Tuesday, October 29, 2013

Fit To Be Tithed

Here is my sermon from Sunday.  The text was Luke 19:1-10:

One Sunday a minister was working on getting his congregation fired up about doing God’s work in the world.  “If this church is going to serve God it’s got to get down on its knees and crawl.”  And the congregation, being actively engaged in the sermon, yelled back “make it crawl preacher, make it crawl.”  And then the minister yelled “and once this church has learned to crawl, it’s got to get up on its feet and learn to walk.”  And the congregation yelled back “make it walk preacher, make it walk.”  And then the minister said “and once this church has learned how to walk, then it’s got to learn how to run.” And the congregation yelled back “make it run preacher, make it run.” And then he concluded with “and in order for this church to run, it’s got to reach deep down into its pockets and learn to give.” And then there was a pause, and someone yelled out “make it crawl preacher, make it crawl.”

Today we complete our sermon series on money, with the one topic I know you all have been looking forward to giving.  But even though many people, including preachers dread these messages, as you’ve already learned, I don’t particularly have a problem talking about money or about stewardship, and in fact I think some of my best sermons have been on giving.  Those who think of messages on giving as me begging for money, or asking you to pay my salary for another year, I believe fundamentally don’t understand giving or stewardship, which is about a lot more than just giving.  The Bible has a lot to say about money, including the passage we just heard from Luke about Zacchaeus, and really only a portion of that is about giving, although it is a part.  And that’s because even if you were to be giving a tithe, which means giving 10%, which is biblical, and we’ll get to that in a moment, you would still have 90% of your money to deal with, and the Bible has something to say about this.  This stuff matters to us.

I also want to talk about it to bring it out into the open, because most people relate to their money more out of fear than any other emotion, and when we hide our money concerns, issues and questions, that fear only becomes worse.  Darkness increases those emotions, but light will dispel them, and so I want to bring light to our financial situation.  I want you to have your financial life in order.  I want you to know where you money is going, and I want you to be controlling your money, rather than your money controlling you, not only because we are called by God to be diligent with our money, to be good stewards, but also because I know that if you don’t know how you are going to pay your bills this month that you will not be able to be giving at the level that is appropriate, not just through the church, but to all the charities that you might support, and  probably the number one fundamental misunderstanding about money and finances, and its committed not just by us, but also by the churches is what it means to be a steward.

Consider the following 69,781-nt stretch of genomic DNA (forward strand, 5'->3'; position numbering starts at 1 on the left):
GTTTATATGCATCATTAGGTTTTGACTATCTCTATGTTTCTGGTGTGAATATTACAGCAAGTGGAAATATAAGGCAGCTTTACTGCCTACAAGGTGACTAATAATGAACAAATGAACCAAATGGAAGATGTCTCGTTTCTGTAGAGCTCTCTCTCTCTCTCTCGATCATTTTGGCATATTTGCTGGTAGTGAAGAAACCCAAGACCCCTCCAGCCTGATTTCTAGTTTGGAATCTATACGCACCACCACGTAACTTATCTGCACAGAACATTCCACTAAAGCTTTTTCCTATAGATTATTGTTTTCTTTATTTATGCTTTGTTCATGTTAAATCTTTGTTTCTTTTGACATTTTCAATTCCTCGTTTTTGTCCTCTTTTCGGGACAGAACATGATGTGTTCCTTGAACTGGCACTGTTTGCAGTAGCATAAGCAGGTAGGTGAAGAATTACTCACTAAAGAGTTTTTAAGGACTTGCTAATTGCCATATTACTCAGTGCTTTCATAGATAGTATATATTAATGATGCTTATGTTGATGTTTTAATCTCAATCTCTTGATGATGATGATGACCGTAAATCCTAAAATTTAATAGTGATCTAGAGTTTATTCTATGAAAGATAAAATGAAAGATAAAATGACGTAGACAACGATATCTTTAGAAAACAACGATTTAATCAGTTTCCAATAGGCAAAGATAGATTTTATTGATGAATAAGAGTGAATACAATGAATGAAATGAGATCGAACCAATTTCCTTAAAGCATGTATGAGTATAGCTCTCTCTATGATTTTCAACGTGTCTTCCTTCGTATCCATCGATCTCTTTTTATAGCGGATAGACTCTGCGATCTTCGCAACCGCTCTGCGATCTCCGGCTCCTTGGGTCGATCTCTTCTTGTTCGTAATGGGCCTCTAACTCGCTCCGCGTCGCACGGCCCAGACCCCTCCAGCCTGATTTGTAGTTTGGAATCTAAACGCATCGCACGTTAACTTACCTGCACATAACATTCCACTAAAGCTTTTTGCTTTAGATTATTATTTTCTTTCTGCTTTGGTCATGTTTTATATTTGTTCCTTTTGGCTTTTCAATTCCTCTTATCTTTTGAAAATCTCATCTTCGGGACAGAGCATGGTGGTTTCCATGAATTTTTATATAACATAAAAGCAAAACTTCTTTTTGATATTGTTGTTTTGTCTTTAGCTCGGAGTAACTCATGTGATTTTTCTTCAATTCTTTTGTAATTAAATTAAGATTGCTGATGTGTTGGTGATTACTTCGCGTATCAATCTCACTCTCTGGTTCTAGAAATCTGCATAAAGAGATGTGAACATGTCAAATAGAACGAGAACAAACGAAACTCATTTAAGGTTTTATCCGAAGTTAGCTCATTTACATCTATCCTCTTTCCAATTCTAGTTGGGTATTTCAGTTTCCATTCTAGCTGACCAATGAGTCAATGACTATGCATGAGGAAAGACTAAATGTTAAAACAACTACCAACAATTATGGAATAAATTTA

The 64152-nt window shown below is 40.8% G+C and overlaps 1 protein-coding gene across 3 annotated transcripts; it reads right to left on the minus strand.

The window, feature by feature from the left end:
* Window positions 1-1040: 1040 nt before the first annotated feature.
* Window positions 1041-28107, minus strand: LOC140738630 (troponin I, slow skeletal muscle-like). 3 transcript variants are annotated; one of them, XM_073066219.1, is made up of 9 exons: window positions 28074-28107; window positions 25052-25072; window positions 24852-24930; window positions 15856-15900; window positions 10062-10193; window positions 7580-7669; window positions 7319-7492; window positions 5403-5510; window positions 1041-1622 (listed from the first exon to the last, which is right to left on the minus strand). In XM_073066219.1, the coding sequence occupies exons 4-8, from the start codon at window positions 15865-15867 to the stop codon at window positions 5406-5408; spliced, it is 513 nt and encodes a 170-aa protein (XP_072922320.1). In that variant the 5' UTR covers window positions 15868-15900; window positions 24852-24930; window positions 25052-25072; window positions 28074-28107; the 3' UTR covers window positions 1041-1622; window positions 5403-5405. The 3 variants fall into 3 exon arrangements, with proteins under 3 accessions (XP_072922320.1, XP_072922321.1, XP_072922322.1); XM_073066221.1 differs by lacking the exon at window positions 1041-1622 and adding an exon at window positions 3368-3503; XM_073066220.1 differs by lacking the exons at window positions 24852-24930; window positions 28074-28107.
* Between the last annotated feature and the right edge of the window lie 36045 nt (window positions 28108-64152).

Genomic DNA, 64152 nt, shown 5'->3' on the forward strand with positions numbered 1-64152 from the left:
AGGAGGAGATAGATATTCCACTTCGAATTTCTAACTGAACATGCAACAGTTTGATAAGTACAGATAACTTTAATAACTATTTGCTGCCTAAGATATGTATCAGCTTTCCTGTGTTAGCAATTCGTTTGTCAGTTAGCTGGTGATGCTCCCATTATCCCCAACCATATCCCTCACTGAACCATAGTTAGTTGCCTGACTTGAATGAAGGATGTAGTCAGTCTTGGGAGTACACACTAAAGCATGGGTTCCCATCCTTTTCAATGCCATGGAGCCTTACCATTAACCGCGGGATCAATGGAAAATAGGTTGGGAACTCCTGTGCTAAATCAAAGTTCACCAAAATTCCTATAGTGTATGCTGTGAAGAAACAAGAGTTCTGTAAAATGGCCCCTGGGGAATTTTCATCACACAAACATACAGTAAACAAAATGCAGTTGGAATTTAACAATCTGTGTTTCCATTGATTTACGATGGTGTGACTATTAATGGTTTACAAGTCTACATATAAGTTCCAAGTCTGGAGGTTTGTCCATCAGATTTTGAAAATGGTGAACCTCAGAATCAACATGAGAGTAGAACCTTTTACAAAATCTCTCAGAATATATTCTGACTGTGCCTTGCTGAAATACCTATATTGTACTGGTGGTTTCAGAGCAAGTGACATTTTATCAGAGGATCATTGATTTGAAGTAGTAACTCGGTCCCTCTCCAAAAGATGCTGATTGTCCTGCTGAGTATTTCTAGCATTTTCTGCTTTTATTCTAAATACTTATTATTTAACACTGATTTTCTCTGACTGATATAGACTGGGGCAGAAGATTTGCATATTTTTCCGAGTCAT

Wednesday, October 23, 2013

Save All You Can

Here is my sermon from Sunday:

We continue today in our sermon series entitled Faith, Hope and Money, which is roughly based on a series created by Dave Ramsey, and for those who are ready for me to be done talking about money, you’re in luck because we’re almost through.  But we ignore money in the church, and in our own personal lives, at our own peril. Rev. Jim Wallace, who is one of the co-founders of the sojourners movement, who are commonly referred to as Red Letter Christians, said that he once took a bible and cut out all of the passages that dealt with money, wealth, or possessions, and there wasn’t a lot left to it.  It was pretty holy, and not in the sense we normally think of the scriptures being holy. And sometimes our checking accounts can feel just as holy.

Now I know that most of us feel like this (dropping money straight through piggy bank) that our money comes in and goes right back out, and we hope that somehow, somewhere, that something will get caught, but normally it doesn’t.  John Wesley, the founder of Methodism had a lot to say about money and possessions.  But perhaps his most famous statement begins by telling us to make all we can. While we can look in the Bible and see that money can be a problem, it is not a sin.  Remember that the passage from 1 Timothy does not say, as is commonly attributed, that money is the root of all evil, instead it says that the love of money is the root of all evil.  Nowhere in scripture are we told that people who make a lot of money are bad, and those who only make a little money are good.  We might believe that, but it’s not scriptural, because it’s all in how we approach our money.